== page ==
The Reference Design Kit (RDK), an IP video software stack for set-tops and video gateways originally developed by Comcast, has now spread throughout the cable industry in a community that includes more than 25 pay-TV operators globally and more than 220 licensees of all kinds. Chip vendors, hardware manufacturers, software developers and system integrators are all promoting RDK offerings, and many will showcase their wares at INTX this year. (See RDK Spreads Its Wings.)
Today, just ahead of the show's opening, Espial Group Inc. announced a new RDK-capable software client that is designed to work across QAM, hybrid and IP-only networks. Three service providers are already using the platform, including one operator in North America and two in Europe.
Alticast Corp. has also announced that it will demo its Media Express offering at INTX. The solution, which supports both Android and RDK-based applications, was previously available only on an HDMI stick, but Alticast is now adding "small tabletop options" to its product portfolio.
In addition to the RDK stack for set-tops and video gateways (now called RDK-V), the RDK Management LLC is now working with partners on an RDK stack for broadband devices (RDK-B). While there haven't been any announcements yet, INTX would be a logical time for RDK-B devices to make their debut. Comcast was expected to begin trialing Arris broadband gateways with the RDK-B stack last year, and commercial availability was supposed to follow soon after. It wouldn't be a big surprise to see those gateways in Chicago. (See Comcast Plans RDK-for-Broadband Gateway Trials in Q4.)
WiFi -- Battle of the (spectrum) bands
It's hard to know exactly what exhibitors will demonstrate on the WiFi front at INTX, but the technology is guaranteed to have a major presence at the show… and not just because everyone will be trying to check their email at the McCormick Place convention center. Now that cable companies have committed to WiFI as their wireless network of choice, the race is on to improve the technology and to gain access to more spectrum to support increasing traffic. (See Carrier-Grade WiFi Still 2 Years Away – CableLabs.)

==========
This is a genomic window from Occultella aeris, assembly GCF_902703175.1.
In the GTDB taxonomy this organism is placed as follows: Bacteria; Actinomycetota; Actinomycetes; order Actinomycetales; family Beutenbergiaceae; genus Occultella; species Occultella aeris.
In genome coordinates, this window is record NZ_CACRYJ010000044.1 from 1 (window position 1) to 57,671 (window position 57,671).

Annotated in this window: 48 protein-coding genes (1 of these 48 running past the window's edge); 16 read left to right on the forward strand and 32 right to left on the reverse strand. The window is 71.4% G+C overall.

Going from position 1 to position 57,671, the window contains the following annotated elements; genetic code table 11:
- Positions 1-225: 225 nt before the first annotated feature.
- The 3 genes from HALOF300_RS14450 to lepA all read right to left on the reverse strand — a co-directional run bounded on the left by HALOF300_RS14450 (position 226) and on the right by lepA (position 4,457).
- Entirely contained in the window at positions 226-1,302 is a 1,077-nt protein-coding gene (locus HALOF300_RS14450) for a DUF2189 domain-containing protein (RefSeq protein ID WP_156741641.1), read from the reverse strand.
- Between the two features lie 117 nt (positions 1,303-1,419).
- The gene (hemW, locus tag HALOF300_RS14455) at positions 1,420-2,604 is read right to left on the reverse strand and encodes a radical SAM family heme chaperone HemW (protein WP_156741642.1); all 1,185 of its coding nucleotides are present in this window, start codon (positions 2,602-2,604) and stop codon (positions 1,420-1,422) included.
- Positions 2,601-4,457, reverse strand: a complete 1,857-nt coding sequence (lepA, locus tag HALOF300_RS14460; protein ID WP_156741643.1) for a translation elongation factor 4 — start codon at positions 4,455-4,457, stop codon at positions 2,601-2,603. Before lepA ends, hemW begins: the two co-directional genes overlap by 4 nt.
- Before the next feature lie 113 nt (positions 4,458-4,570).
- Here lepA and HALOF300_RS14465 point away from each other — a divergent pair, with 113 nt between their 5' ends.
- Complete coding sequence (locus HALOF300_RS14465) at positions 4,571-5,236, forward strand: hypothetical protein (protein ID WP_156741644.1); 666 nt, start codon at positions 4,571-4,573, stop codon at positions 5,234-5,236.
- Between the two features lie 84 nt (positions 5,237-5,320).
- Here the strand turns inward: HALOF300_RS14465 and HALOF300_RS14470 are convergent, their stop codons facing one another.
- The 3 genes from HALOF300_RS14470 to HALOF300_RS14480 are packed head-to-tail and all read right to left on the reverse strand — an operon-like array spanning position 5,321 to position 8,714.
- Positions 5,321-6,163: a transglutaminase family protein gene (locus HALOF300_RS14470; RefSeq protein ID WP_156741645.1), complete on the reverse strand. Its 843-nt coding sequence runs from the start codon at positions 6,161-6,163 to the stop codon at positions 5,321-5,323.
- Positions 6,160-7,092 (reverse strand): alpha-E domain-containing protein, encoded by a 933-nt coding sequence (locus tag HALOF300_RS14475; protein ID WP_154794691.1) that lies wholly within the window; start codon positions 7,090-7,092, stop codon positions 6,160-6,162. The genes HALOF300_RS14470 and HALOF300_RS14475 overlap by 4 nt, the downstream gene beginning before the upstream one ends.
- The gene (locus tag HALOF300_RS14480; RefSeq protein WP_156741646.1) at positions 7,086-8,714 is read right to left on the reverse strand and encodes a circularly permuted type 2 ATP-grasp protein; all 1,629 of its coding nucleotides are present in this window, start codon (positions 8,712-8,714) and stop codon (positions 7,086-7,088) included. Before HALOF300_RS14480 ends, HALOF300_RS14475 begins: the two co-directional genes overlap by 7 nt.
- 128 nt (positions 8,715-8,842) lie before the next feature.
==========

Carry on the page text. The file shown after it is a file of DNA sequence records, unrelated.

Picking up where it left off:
Heading into the second half of 2015, several industry organizations are working to create a specification for carrier-grade WiFi, which would make WiFi networks behave more like mobile ones. There may not be any formal updates announced at INTX, but the engineering teams involved are making progress, and the current schedule has certifications set to begin in 2016.
Meanwhile, WiFi may soon face disruption from new deployments of unlicensed LTE or LTE-U. The fear is that when mobile carriers start using some of their unlicensed LTE spectrum, it will create interference for nearby WiFi networks. The Federal Communications Commission (FCC) is planning to ask for public comment on this issue in the near future. But at the conference formerly known as The Cable Show, it could still be a point of contention between traditional cable exhibitors and new telecom invitees AT&T Inc. (NYSE: T) and Verizon Communications Inc. (NYSE: VZ). (See Ericsson Preps LTE-U for Verizon, T-Mob & SK Telecom.)
High-Dynamic Range -- A major demo update from CES
The buzz factor around High-Dynamic Range (HDR) continues to get louder. The technology that adds luminance and contrast to imagery (first photographs and now video) was a hot commodity at the International CES show just four months ago. (See HDR: The Next Big Video Thing .)
But there was something missing from HDR TV in Las Vegas, and now CableLabs believes it can one-up those demos at INTX. CableLabs is planning side-by-side demonstrations of simulated HDR TV and standard video playback. Unlike at CES where HDR TVs were often isolated in their own rooms, CableLabs will use a split-screen set-up to give visitors a chance to compare the two experiences in the same setting.
The R&D organization will also demo video playback enhanced with a wider color gamut. The industry as a whole is aiming for a maximum allowable standard known as Rec. 2020 that far exceeds what any TV can practically display today. However, CableLabs has said it will hit about 80% of what Rec. 2020 is supposed to deliver. That equates to greater than 30% more colors displayed on screen, and should make for a much more vivid television image.
No doubt Ultra HD demos will also abound at INTX. But it may be HDR, and a wider color gamut, that steals the spotlight.
— Mari Silbey, special to Light Reading